Friday, October 9, 2015
Dave’s post about the Sixth Circuit’s decision today placing a temporary stay on the Clean Water Rule aptly notes irony and complexity in the court’s ruling: the elements of the Rule with which the court finds potential fault may actually benefit the petitioners’ anti-regulatory objectives. Another irony, and layer of complexity, is that the petitioners obtained the stay from a court that they believe lacks jurisdiction to hear the case.
The Sixth Circuit decision arises in the context of a petition for review brought by eighteen states directly in courts of appeals pursuant to Clean Water Act § 509(b)(1), 33 U.S.C. § 1369(b)(1). That provision provides for challenges to certain agency actions under the Clean Water Act to be brought directly in courts of appeals as petitions for review rather than in federal district courts.
The petitioners, who oppose the Clean Water Rule, would rather their challenge not fall under § 509(b)(1). This is because agency actions that fall under § 509(b)(1) can be challenged only by a petition for review and not in any subsequent proceeding. Thus, if the Rule falls under § 509(b)(1), a defendant to an EPA enforcement action could not invoke, as a defense, that the Rule is impermissibly broad and the Act therefore does not apply.
Why did the petitioning states file a petition for review under § 509(b)(1) if they don’t believe it applies—or at least don’t want it to apply? The petitioning states filed both complaints in district courts and petitions for review in courts of appeals. They filed their petitions protectively, merely to protect against the possibility that their district court challenges will be dismissed for lack of jurisdiction on the ground that they must be brought instead as petitions for review under § 509(b)(1). [Two district courts have held that challenges to the Rule must be brought under § 509(b)(1), and one has held that they can be brought in district court.] Thus, the petitioners have moved to dismiss their own petitions for lack of jurisdiction, hoping that the Sixth Circuit will hold that challenges to the Clean Water Rule should be brought as suits in district court.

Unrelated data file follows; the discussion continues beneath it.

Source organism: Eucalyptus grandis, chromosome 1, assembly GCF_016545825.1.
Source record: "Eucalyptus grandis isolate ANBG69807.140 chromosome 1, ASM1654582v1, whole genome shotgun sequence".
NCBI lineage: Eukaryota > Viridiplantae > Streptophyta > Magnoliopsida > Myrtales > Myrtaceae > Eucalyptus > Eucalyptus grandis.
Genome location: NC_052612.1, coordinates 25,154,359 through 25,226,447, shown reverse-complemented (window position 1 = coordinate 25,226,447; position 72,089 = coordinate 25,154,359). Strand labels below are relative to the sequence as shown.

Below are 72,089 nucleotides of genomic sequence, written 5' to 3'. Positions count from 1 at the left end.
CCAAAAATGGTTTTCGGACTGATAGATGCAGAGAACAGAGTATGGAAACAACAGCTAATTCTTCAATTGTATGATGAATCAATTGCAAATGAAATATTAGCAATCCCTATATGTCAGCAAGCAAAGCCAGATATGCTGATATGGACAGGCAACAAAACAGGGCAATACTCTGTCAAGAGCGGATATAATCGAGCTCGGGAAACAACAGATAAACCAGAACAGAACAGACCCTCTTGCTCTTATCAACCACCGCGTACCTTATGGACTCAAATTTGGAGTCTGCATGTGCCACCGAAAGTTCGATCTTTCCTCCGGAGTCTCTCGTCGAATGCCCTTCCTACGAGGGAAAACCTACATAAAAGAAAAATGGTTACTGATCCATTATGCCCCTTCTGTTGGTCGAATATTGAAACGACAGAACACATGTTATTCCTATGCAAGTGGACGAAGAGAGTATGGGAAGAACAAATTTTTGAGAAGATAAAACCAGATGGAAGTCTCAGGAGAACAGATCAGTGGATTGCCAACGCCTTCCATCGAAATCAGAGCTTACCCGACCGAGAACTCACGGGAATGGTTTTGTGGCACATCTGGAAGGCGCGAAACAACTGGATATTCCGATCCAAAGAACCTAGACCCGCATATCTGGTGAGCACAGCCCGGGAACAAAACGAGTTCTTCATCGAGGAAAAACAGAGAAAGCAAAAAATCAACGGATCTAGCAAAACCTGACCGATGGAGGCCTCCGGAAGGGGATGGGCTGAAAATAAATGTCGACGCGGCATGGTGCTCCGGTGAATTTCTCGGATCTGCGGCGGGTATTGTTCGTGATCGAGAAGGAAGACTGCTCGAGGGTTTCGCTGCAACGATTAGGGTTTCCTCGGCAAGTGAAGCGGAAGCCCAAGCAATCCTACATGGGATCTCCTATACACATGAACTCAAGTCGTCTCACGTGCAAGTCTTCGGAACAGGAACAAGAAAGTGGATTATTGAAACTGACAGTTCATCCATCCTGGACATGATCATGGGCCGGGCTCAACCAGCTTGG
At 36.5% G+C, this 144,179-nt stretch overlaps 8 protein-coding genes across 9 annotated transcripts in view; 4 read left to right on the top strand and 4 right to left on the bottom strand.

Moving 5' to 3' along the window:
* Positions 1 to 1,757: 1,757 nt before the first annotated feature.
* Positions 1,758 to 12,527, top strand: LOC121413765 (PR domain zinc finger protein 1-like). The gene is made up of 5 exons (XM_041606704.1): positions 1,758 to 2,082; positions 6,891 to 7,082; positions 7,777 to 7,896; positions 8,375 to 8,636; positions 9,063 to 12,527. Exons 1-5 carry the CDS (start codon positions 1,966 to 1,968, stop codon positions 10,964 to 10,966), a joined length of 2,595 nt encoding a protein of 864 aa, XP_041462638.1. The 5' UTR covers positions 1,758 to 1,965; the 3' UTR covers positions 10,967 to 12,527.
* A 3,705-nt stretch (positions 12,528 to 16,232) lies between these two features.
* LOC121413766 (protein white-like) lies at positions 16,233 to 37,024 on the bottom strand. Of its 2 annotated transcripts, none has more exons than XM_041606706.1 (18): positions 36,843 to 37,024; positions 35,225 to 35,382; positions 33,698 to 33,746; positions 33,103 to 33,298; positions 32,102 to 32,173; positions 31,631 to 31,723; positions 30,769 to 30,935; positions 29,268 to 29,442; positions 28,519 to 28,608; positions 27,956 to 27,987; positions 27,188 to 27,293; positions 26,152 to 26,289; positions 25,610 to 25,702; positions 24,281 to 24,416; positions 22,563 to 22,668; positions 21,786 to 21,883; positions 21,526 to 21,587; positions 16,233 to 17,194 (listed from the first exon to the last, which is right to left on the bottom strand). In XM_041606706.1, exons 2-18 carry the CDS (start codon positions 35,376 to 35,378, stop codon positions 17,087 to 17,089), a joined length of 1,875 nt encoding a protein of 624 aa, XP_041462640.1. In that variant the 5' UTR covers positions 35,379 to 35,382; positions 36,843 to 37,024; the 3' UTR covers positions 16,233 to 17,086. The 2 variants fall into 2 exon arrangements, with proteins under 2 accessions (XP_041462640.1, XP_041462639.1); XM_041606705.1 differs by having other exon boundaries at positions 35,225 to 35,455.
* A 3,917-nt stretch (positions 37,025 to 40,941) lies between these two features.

If the Sixth Circuit agrees with the petitioners on the jurisdictional question, it will have to dismiss the petitions for review, which will dissolve the stay as well. In granting the stay, the Sixth Circuit noted that it will decide the threshold jurisdictional question “in a matter of weeks.” Thus, if the petitioners are correct that the Sixth Circuit lacks jurisdiction, their stay from the Sixth Circuit may be very short-lived. Of course, if the petitioners win on the merits, then they will have defeated the Rule and won’t be sorry that they had to proceed under § 509(b)(1). What the petitioners do not want—and what still may happen—is for the Sixth Circuit to hold that § 509(b)(1) applies and then to uphold the Rule on the merits.